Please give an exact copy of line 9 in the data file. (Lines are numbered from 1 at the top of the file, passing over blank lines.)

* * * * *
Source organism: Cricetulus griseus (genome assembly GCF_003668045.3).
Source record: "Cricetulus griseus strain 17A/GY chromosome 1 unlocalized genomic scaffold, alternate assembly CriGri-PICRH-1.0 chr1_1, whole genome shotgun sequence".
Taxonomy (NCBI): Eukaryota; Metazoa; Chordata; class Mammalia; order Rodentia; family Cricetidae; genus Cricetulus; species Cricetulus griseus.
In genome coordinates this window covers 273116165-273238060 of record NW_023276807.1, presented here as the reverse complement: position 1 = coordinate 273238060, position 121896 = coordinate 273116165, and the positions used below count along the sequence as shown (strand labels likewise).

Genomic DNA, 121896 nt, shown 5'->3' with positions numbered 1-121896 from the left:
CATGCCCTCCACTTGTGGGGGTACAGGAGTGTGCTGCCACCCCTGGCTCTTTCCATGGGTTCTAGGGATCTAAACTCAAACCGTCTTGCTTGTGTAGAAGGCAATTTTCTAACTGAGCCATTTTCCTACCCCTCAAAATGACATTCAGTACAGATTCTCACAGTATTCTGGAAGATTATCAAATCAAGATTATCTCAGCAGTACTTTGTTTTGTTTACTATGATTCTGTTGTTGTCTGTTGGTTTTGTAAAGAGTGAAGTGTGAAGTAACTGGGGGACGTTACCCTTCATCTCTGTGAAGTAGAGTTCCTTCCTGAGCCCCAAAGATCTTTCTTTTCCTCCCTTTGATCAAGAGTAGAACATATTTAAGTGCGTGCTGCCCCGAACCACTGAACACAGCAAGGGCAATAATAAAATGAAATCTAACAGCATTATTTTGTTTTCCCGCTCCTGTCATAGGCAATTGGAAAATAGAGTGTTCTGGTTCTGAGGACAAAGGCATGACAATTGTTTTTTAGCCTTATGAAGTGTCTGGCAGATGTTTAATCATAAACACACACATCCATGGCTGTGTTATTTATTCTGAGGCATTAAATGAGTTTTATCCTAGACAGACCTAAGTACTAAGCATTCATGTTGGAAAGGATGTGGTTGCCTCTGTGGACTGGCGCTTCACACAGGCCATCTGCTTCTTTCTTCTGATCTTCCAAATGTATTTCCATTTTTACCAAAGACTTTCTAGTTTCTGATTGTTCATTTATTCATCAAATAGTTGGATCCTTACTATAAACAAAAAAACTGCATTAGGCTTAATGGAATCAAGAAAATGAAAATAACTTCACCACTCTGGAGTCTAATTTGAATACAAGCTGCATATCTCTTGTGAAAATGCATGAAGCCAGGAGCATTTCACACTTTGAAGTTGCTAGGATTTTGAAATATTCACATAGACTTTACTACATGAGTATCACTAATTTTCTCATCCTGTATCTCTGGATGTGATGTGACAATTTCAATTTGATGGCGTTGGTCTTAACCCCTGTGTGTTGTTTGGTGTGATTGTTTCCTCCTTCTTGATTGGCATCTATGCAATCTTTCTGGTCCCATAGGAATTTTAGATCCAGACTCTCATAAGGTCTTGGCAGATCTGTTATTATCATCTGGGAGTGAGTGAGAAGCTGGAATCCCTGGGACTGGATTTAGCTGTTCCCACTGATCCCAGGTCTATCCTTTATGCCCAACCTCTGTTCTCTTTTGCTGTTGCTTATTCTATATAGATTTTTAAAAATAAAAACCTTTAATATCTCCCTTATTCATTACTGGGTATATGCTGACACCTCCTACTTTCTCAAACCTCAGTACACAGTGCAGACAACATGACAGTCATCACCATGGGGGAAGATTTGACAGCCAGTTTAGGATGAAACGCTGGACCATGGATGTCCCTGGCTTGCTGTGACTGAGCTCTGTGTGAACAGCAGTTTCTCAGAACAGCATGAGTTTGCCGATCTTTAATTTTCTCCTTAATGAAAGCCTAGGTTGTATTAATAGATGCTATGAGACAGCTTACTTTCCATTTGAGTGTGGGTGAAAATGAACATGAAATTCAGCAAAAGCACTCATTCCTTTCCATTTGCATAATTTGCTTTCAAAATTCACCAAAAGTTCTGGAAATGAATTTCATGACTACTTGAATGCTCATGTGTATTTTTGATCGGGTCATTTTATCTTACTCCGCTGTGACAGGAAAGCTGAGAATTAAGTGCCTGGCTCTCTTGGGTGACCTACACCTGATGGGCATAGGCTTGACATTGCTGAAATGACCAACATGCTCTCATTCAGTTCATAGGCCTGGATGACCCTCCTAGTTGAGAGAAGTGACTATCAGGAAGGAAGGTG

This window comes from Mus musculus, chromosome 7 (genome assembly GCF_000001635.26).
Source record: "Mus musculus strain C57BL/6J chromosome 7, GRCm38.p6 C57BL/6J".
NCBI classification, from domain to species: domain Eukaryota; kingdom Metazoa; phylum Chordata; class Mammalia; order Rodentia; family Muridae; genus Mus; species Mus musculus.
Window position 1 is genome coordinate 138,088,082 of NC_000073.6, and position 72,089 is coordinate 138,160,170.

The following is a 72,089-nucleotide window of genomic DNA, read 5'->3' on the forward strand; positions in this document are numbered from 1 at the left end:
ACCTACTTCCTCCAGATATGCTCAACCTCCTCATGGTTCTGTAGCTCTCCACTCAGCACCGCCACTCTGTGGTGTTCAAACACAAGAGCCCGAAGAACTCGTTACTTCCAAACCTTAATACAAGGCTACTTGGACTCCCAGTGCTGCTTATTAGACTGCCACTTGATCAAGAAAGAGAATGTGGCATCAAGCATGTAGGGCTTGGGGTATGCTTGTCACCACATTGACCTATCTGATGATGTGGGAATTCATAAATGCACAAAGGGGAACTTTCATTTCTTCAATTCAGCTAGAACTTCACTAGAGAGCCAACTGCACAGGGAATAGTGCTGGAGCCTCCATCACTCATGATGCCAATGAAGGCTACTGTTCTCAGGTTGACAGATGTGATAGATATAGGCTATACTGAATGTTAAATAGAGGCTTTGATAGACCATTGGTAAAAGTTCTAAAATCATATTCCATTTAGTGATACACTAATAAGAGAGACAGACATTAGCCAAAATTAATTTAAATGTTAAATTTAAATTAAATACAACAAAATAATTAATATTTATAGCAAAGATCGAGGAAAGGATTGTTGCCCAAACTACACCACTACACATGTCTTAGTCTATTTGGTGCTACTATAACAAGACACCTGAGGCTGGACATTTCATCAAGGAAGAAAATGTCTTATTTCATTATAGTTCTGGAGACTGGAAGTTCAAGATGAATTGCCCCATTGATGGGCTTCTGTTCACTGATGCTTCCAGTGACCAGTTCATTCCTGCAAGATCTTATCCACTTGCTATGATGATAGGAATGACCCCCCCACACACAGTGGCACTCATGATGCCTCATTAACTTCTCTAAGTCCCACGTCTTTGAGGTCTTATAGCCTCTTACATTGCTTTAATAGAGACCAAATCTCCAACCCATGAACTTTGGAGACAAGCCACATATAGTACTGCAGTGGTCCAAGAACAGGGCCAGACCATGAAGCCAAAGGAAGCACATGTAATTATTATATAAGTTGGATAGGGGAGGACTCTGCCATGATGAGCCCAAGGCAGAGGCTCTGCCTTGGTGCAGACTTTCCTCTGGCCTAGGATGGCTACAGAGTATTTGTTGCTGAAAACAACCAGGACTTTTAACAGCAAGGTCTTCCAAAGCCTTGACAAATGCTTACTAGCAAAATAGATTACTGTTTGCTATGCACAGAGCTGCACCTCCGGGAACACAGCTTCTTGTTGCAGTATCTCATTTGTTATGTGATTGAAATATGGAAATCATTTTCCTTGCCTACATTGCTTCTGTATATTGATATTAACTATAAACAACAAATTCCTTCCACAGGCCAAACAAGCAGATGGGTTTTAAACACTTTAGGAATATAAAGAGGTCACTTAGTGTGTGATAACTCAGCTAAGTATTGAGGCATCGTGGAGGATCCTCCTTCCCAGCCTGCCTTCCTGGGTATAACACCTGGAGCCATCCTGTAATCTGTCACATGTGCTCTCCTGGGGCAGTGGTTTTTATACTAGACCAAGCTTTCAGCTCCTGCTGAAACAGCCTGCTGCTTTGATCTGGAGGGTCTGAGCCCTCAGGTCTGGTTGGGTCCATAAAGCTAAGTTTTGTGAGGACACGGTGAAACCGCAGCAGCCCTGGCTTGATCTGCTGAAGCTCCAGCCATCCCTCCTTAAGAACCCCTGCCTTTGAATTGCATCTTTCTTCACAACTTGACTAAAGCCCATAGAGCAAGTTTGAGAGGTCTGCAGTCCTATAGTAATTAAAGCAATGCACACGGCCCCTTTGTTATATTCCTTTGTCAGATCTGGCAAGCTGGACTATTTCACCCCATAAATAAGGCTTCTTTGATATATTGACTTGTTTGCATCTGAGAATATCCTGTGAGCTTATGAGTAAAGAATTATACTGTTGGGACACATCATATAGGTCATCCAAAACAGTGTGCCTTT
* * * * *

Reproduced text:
NCBI classification, from domain to species: domain Eukaryota; kingdom Metazoa; phylum Chordata; class Mammalia; order Rodentia; family Muridae; genus Mus; species Mus musculus.